Secondly, through the basmalah one seeks divine assistance and blessings. The word ism is general; and when one mentions it thus, he is not beseeching Allah by only one specific name. Therefore, when the word ism is used, one is beseeching Allah through all His beautiful names and lofty qualities.
(3) Lafẓ al-Jalālah (الله)
(3.a) There are four opinions regarding the Lafẓ al-Jalālah. They are:
(3.a.i) Ism mushtaqq (trans. a derived noun). According to this, the word Allah is derived from the word Ilāh.
(3.a.ii) ʿAlam lī dhātiHī (trans. a proper noun that refers to His essence). Allah is simply the name of God. This opinion seems plausible because the word Allah often grammatically features as a mawṣūf along with ṣifāt that are connected to it.
(3.a.iii) Ṣifah mushtaqqah (trans. a derived adjective). The word Allah was originally a ṣifah. But it was used exclusively for Allah; and thus, it became an ʿalam (trans. proper noun).
(3.a.iv) Derived from lāhā. Originally, lāhā was a non-Arabic word and it was later Arabicized. However, this opinion does not seem correct. Most Qurʾānic words are Arabic and finding a few similarities between the two words is not enough to prove that lāhā is the etymological source of the word Allah.
The qurrāʾ agree that every sūrah begins with the basmalah. The only is exception is Sūrat al-Tawbah; the qurrāʾ agree that when one is reciting Sūrat al-Anfāl and continuing to Sūrat al-Tawbah or he is beginning from Sūrat al-Tawbah, he should not recite the basmalah.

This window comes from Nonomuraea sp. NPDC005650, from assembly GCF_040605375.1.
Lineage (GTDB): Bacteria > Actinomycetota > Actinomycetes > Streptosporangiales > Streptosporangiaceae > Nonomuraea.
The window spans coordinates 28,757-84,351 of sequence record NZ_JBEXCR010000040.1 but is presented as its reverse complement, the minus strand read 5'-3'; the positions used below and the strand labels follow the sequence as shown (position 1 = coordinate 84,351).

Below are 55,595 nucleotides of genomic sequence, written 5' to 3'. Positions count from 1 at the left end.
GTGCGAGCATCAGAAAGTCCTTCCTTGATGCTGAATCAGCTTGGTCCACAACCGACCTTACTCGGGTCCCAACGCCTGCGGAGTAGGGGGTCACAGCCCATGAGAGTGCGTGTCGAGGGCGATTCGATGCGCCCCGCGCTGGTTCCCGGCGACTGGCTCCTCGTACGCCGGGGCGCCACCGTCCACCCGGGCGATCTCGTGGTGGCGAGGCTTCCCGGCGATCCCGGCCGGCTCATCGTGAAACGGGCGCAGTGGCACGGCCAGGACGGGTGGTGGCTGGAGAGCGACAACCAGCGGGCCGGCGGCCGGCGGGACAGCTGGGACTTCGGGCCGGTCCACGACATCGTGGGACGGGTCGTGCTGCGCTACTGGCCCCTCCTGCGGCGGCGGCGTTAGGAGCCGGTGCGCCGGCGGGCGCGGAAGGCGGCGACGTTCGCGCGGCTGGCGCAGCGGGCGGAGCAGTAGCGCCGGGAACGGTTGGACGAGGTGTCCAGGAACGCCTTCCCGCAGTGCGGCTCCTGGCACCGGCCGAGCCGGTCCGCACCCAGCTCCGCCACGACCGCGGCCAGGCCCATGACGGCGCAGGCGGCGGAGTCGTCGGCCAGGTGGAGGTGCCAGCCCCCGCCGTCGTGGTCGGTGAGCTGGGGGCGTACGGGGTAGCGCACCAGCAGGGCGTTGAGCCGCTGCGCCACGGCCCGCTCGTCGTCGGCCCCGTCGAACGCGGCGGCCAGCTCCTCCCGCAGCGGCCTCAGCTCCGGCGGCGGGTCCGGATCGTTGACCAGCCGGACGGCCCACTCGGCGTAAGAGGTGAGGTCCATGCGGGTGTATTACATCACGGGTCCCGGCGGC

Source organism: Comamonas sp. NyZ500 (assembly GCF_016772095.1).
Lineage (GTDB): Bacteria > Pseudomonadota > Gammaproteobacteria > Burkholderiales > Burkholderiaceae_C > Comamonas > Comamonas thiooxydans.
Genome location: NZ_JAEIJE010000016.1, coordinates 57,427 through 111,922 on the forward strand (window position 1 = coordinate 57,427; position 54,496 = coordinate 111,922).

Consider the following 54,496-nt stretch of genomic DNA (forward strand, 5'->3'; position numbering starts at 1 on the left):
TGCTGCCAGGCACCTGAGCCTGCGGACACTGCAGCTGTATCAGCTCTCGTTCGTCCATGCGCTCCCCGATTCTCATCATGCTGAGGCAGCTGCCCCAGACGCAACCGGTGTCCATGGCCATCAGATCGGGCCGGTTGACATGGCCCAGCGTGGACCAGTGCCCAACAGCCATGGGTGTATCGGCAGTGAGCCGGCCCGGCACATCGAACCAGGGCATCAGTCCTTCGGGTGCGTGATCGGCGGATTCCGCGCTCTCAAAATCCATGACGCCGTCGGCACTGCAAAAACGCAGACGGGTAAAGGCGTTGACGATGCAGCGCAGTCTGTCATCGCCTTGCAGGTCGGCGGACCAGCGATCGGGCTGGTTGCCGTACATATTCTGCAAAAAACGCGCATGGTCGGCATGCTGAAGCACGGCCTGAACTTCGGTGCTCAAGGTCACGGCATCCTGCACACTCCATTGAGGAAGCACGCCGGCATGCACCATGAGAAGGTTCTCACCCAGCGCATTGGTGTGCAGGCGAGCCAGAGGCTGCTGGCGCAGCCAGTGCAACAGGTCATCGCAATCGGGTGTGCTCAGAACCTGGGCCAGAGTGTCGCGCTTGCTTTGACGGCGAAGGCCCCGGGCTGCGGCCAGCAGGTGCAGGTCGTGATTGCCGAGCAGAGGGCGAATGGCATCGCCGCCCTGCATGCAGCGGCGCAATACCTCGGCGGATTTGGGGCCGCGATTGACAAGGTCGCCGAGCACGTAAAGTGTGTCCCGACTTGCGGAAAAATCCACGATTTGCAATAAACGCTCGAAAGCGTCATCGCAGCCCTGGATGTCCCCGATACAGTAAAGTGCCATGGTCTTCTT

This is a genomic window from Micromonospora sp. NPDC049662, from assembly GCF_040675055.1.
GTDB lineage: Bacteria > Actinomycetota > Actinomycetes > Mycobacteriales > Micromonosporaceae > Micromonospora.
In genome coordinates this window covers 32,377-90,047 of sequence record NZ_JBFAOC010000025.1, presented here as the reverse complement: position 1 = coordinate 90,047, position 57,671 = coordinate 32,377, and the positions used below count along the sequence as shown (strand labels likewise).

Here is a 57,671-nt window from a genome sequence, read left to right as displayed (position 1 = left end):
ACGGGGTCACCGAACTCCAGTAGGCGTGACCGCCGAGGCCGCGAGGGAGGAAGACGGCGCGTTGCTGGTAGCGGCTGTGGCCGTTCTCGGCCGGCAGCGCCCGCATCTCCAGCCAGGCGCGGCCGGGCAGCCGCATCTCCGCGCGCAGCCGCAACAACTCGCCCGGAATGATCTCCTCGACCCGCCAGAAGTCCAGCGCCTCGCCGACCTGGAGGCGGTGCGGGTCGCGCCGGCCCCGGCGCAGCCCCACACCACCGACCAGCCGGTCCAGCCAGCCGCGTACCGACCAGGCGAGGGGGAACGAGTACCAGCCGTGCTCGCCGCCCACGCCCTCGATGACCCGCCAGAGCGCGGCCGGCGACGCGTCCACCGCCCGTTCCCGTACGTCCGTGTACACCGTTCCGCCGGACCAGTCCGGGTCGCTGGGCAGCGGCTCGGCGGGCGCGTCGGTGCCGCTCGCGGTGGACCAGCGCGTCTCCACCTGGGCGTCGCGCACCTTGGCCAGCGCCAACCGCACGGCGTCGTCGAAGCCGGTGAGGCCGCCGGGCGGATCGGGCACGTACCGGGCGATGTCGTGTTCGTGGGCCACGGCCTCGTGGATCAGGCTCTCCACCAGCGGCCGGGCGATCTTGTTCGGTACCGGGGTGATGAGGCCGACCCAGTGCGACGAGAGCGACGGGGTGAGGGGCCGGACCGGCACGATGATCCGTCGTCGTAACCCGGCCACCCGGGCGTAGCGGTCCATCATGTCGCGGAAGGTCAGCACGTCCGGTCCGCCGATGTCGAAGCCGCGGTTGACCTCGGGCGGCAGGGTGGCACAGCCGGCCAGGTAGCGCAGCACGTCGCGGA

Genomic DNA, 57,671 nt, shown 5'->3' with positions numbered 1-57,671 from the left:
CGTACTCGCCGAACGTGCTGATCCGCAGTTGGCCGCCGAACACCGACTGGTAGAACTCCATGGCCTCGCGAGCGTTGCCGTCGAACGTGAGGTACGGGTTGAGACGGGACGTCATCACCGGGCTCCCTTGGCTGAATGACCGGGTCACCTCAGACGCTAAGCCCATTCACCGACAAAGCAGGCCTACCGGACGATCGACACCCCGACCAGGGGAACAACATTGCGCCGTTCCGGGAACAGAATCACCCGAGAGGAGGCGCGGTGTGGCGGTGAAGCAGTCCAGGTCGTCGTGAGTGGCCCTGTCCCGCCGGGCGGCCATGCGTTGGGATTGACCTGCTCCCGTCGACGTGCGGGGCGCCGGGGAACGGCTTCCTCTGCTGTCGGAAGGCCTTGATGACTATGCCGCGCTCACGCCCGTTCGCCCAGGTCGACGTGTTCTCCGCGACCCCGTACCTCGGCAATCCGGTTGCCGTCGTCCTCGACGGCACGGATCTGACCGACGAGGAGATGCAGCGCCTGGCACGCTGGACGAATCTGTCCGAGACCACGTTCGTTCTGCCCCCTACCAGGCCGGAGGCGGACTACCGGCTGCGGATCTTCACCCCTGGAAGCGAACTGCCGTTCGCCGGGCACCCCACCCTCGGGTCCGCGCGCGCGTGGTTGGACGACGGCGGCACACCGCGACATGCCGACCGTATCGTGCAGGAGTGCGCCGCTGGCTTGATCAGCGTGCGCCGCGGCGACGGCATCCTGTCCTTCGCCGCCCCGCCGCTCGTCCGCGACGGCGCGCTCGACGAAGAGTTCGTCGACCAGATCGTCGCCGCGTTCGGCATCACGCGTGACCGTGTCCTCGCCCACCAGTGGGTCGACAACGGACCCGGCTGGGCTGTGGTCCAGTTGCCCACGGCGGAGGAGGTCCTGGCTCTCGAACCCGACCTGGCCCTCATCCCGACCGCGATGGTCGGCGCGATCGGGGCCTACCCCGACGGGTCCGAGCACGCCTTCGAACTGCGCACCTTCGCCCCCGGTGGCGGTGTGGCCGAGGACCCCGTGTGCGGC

Imām Shāṭibī says:
ولا بدّ منها في ابتدائك سورة … سواها وفي الأجزاء خيّر من تلا
ومهما تصلها مع أواخر سورة … فلا تقفنّ الدّهر فيها فتثقلا
The basmalah is necessary at the beginning of every sūrah the only exception is Sūrat al-Tawbah. The reciter may choose to recite it in the middle of various sections (of a sūrah).
When you join it with the end of a sūrah, do not make waqf on the basmalah; otherwise you will become a cause of burden.
Here, we see that one must recite the basmalah when beginning any sūrah besides Sūrat al-Tawbah. And he may opt to recite it when beginning from the middle of a sūrah.
The second line explains how to connect one sūrah to another. There are four ways (only three of them are permissible). They are:
(1) One stops at the end of the first sūrah. Then, he recites the basmalah and stops. Thereafter, he begins the next sūrah.
(2) One stops at the end of the first sūrah. Then, he recites the basmalah by connecting it with the following sūrah.
(3) One recites the end of the sūrah, then the basmalah, and then the next sūrah by connecting them.
(4) One connects the first sūrah to the basmalah and then stops. And then, he begins reciting the next sūrah.
(4.a) This is impermissible, as it gives the impression that the basmalah is the last verse of the first sūrah.
And Allah knows best.
 This translation was taken from Dr. Ahmad Zaki Hammad’s The Gracious Quran: A Modern-Phrased Interpretation in English.
 Tafsīr al-Bayḍāwī, Qāḍī Nāṣir al-Dīn al-Bayḍāwī, 15.
 al-Aḥkām fī Uṣūl al- Aḥkām, Abū al-Ḥasan al-Āmidī, 1:161.
 Ḥāshiyat Muḥyī al-Dīn Shaykh Zādah ʿalā Tafsīr al-Qāḍī al-Bayḍāwī, Shaykh Zādah, 1:28-59.
 al-Budūr al-Zāhirah, Shaykh ʿAbd al-Fattāḥ ʿAbd al-Ghanī al-Qāḍī, 15.
 al-Wāfī, Shaykh ʿAbd al-Fattāḥ ʿAbd al-Ghanī al-Qāḍī, 39-40.
 Ḥirz al-Amānī wa Wajh al-Tahānī, Imām Shāṭibī, Verses 106-107.